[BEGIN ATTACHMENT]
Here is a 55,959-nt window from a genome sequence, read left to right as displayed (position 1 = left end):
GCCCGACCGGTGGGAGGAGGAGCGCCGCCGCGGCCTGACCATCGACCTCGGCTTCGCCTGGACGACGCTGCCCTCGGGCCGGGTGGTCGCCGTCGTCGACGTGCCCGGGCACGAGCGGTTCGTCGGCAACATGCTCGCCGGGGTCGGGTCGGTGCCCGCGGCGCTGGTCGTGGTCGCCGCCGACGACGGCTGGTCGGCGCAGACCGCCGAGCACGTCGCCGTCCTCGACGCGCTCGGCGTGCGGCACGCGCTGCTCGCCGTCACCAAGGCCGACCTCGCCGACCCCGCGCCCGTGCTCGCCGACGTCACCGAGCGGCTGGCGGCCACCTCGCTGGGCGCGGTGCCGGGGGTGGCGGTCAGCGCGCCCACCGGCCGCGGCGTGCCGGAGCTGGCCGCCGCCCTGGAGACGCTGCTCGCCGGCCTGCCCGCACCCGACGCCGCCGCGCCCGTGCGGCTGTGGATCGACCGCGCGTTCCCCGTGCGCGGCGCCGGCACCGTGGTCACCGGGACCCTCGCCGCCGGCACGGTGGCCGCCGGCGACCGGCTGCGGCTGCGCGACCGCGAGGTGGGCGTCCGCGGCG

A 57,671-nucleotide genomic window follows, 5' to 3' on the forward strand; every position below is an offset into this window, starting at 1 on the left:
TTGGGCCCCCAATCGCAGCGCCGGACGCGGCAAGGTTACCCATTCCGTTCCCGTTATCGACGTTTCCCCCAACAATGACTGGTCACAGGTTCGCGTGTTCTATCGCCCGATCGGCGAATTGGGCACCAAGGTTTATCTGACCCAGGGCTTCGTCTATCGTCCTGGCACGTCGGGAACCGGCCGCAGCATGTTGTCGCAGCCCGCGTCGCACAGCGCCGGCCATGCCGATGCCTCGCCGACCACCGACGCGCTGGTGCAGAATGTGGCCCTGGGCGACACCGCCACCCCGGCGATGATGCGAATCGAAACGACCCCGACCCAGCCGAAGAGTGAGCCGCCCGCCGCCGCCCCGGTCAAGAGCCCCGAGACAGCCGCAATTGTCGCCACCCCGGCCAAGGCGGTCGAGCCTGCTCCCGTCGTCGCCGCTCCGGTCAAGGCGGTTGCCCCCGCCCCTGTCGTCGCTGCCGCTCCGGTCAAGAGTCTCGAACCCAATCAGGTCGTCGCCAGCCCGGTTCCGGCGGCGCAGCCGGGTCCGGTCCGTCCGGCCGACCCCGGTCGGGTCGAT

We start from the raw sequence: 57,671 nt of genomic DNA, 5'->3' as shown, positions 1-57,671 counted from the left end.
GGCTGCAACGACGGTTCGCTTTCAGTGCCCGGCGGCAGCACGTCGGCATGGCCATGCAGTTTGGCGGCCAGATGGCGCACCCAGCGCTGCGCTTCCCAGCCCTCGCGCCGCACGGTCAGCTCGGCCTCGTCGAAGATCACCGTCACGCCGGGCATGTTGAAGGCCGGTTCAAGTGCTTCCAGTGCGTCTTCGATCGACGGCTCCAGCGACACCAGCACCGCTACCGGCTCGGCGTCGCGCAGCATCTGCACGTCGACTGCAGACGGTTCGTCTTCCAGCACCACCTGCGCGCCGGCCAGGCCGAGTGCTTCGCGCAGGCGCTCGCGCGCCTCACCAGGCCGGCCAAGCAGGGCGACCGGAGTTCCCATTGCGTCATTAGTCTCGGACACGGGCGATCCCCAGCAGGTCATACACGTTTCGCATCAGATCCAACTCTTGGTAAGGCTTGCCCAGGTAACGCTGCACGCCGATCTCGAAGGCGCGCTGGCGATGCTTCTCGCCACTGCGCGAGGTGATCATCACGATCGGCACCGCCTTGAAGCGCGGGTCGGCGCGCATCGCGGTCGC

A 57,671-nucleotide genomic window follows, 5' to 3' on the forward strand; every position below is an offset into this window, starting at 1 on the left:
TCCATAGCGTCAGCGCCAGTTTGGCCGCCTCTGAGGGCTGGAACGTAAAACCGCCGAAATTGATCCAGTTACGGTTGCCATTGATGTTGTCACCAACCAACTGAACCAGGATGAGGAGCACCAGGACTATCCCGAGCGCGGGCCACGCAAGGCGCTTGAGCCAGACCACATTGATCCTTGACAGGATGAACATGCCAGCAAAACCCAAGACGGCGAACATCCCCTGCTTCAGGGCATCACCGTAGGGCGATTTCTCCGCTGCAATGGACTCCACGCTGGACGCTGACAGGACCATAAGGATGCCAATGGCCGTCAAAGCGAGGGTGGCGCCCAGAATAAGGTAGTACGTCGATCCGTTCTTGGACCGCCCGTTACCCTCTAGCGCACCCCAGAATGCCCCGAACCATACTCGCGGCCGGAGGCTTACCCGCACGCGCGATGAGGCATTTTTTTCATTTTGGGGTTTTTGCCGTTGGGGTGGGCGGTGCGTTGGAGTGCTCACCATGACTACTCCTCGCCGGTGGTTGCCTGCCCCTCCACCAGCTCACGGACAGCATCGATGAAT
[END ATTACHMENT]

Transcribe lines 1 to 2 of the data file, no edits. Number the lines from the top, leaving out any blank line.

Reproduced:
Here is a 55,959-nt window from a genome sequence, read left to right as displayed (position 1 = left end):
GCCCGACCGGTGGGAGGAGGAGCGCCGCCGCGGCCTGACCATCGACCTCGGCTTCGCCTGGACGACGCTGCCCTCGGGCCGGGTGGTCGCCGTCGTCGACGTGCCCGGGCACGAGCGGTTCGTCGGCAACATGCTCGCCGGGGTCGGGTCGGTGCCCGCGGCGCTGGTCGTGGTCGCCGCCGACGACGGCTGGTCGGCGCAGACCGCCGAGCACGTCGCCGTCCTCGACGCGCTCGGCGTGCGGCACGCGCTGCTCGCCGTCACCAAGGCCGACCTCGCCGACCCCGCGCCCGTGCTCGCCGACGTCACCGAGCGGCTGGCGGCCACCTCGCTGGGCGCGGTGCCGGGGGTGGCGGTCAGCGCGCCCACCGGCCGCGGCGTGCCGGAGCTGGCCGCCGCCCTGGAGACGCTGCTCGCCGGCCTGCCCGCACCCGACGCCGCCGCGCCCGTGCGGCTGTGGATCGACCGCGCGTTCCCCGTGCGCGGCGCCGGCACCGTGGTCACCGGGACCCTCGCCGCCGGCACGGTGGCCGCCGGCGACCGGCTGCGGCTGCGCGACCGCGAGGTGGGCGTCCGCGGCG